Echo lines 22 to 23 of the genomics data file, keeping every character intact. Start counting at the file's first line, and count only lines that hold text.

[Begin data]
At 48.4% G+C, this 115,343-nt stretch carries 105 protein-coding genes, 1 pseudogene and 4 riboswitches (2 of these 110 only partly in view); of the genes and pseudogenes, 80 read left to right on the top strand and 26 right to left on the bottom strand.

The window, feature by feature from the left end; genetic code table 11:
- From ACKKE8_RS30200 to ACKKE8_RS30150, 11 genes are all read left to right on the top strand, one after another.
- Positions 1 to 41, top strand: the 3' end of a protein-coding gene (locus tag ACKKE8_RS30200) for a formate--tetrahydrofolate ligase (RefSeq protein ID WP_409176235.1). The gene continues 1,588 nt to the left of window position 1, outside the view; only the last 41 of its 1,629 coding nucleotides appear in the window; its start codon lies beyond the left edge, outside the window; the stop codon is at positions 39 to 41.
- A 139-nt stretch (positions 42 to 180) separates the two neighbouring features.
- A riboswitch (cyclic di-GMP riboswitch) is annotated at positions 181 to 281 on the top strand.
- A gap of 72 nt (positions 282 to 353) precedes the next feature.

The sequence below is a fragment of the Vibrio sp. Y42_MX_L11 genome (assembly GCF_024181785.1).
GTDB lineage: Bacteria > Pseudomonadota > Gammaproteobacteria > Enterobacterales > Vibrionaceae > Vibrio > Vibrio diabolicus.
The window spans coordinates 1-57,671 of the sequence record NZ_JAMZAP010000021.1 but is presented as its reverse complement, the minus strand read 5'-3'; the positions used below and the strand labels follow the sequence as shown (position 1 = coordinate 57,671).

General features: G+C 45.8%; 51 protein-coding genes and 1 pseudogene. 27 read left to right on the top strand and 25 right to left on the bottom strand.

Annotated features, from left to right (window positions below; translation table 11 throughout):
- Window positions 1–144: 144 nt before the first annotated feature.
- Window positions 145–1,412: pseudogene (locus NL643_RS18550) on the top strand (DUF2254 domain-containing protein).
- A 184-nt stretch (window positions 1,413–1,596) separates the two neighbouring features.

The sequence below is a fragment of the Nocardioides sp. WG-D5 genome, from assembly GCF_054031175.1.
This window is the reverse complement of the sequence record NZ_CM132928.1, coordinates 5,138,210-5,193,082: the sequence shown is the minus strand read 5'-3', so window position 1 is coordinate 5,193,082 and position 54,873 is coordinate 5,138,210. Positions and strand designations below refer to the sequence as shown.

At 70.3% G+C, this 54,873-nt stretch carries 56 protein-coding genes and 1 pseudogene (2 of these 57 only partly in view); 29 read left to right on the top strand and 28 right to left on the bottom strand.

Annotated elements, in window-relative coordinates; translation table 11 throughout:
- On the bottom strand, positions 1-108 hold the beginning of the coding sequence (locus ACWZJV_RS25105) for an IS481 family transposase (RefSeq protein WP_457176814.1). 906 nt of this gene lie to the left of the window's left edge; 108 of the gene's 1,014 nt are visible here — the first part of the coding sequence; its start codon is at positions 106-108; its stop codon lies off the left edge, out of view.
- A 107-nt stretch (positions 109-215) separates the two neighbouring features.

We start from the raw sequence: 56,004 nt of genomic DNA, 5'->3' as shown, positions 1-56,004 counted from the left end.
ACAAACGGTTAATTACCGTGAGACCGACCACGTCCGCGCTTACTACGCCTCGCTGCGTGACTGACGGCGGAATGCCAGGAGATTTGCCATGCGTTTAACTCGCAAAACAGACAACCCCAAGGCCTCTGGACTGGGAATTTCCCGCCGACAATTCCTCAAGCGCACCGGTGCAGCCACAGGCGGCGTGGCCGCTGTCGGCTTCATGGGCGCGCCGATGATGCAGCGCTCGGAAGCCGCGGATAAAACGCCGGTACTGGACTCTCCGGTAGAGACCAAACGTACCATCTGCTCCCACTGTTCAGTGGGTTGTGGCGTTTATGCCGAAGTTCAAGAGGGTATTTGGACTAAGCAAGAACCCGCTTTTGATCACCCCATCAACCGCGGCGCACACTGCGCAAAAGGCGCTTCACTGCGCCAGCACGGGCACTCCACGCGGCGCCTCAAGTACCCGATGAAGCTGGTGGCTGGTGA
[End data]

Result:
We start from the raw sequence: 56,004 nt of genomic DNA, 5'->3' as shown, positions 1-56,004 counted from the left end.
ACAAACGGTTAATTACCGTGAGACCGACCACGTCCGCGCTTACTACGCCTCGCTGCGTGACTGACGGCGGAATGCCAGGAGATTTGCCATGCGTTTAACTCGCAAAACAGACAACCCCAAGGCCTCTGGACTGGGAATTTCCCGCCGACAATTCCTCAAGCGCACCGGTGCAGCCACAGGCGGCGTGGCCGCTGTCGGCTTCATGGGCGCGCCGATGATGCAGCGCTCGGAAGCCGCGGATAAAACGCCGGTACTGGACTCTCCGGTAGAGACCAAACGTACCATCTGCTCCCACTGTTCAGTGGGTTGTGGCGTTTATGCCGAAGTTCAAGAGGGTATTTGGACTAAGCAAGAACCCGCTTTTGATCACCCCATCAACCGCGGCGCACACTGCGCAAAAGGCGCTTCACTGCGCCAGCACGGGCACTCCACGCGGCGCCTCAAGTACCCGATGAAGCTGGTGGCTGGTGA